How Indian nationalism today is simply about identifying anti-nationals

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(This article won the best prize in the Republic Day OpEd contest organized by The ArmChair Journal)

There is an emotion kept guarded all the time, which is at once more powerful than we can imagine. Wielded perfectly, it has the power to rise and reshape the world and its lives. George Orwell describes it as “a habit of mind, now so widespread that it affects our thinking on nearly every subject” [1]. He calls it ‘Nationalism’ for the lack of a better word and goes on to clarify that the emotion does not attach itself only to a nation or territory, but could be a church, a class, or merely against something, without the need for any object of loyalty.

Nationalism should not be confused with patriotism. Often the two terms are used interchangeably and believed to connote the same feeling. It is, I think, essential to distinguish between them.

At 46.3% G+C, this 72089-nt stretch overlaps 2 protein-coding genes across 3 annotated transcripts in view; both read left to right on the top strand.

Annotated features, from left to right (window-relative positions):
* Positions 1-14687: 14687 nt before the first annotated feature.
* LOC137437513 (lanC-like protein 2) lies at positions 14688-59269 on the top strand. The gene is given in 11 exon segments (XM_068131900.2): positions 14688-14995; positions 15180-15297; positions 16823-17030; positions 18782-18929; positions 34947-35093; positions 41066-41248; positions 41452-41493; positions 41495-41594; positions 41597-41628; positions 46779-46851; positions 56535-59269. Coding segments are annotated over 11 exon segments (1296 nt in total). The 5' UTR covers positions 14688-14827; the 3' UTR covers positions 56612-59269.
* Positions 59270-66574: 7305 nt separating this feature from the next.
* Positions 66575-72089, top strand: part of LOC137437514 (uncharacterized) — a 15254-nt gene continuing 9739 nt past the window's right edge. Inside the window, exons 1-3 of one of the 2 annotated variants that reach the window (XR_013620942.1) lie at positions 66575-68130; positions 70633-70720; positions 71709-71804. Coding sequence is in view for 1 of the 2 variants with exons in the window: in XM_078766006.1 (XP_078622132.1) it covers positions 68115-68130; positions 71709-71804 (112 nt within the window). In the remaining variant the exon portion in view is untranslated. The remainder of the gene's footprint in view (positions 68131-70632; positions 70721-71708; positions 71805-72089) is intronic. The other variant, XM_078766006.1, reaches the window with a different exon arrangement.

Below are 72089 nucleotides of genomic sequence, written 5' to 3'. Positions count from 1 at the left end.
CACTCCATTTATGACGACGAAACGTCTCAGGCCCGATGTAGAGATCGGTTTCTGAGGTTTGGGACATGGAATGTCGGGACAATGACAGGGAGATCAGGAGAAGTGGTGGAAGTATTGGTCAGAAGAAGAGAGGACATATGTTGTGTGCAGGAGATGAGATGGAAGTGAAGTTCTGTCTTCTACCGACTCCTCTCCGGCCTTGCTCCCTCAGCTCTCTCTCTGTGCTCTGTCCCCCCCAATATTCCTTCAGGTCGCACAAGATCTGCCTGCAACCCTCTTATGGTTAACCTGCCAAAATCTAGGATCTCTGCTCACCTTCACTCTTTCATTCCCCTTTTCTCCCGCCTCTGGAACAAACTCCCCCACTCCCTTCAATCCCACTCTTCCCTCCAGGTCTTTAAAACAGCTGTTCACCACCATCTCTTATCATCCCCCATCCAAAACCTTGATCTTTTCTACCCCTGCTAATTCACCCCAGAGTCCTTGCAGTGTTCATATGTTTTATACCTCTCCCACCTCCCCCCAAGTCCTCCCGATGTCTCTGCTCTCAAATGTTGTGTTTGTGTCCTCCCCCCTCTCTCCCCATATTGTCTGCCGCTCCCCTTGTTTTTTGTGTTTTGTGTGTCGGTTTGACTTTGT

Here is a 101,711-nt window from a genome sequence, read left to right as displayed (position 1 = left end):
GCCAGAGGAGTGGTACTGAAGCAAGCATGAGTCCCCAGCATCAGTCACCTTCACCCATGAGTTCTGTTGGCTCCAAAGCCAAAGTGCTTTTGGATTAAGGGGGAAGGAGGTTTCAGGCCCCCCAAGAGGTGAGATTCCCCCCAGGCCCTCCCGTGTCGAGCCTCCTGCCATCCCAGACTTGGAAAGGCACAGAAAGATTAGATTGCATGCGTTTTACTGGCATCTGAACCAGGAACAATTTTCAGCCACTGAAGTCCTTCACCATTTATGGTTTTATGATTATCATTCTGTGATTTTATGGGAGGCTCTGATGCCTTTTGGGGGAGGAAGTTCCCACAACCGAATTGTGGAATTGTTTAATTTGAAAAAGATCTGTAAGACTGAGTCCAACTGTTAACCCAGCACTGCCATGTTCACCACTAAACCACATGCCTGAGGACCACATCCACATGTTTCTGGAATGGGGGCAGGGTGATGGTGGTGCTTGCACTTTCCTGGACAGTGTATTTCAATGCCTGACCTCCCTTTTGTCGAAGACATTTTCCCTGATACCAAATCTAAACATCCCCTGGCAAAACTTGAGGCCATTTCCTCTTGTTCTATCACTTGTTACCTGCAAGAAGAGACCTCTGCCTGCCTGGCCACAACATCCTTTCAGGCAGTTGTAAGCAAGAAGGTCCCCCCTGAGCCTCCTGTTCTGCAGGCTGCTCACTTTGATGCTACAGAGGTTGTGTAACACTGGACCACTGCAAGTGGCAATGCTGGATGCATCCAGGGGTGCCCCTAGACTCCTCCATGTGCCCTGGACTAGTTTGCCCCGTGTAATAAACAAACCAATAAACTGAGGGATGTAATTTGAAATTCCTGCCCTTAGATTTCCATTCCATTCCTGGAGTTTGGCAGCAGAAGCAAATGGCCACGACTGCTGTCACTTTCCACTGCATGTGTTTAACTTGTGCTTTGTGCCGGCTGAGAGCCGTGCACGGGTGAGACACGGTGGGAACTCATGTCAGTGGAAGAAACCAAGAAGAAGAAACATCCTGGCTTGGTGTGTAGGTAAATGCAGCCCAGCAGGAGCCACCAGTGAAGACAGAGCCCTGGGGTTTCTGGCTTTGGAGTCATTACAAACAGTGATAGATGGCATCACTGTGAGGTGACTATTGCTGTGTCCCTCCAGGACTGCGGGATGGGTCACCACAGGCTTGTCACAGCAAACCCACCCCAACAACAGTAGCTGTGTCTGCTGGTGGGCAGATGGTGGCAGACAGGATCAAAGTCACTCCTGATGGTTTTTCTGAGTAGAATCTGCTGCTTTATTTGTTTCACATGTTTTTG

Should it be patriotism

In patriotism, I see an unconditional devotion to a territory or even a specific culture or way of life. It does not take in on itself – a coercion, or attempt a forceful recognition of the feeling in others. At the same time, nationalism demands to be recognized, realized, and accepted. Patriotism is defensive, but through it, I passionately attempt to safeguard my values, my culture, and my country. Still, no struggle is won with patriotism alone. It needs a leader, a stimulation, and be combined with action to produce results in the event of suppression.

Nationalism demands to be felt. It requires agreed-upon freedom, prestige, and life in the name of the unit it chooses to identify itself with. Often nationalism is perceived as a desire for power. In his book, ‘Notes on Nationalism,’ George Orwell says, “Nationalism is power-hunger tempered by self-deception.”

Nationalists could be positive or negative, but they see history only as a series of rise and decline of one unit over the other, a binary view of events as the success of their group over the other or oppression of their group by the other. This can make a nationalist stick to his unit despite overwhelming evidence against. A nationalist believes he is working for something bigger than himself, further cementing his belief that he is not wrong [1]. This very nature makes Orwell see nationalism as an unnecessary ingredient, perhaps even a dangerous entity with more negative potentials.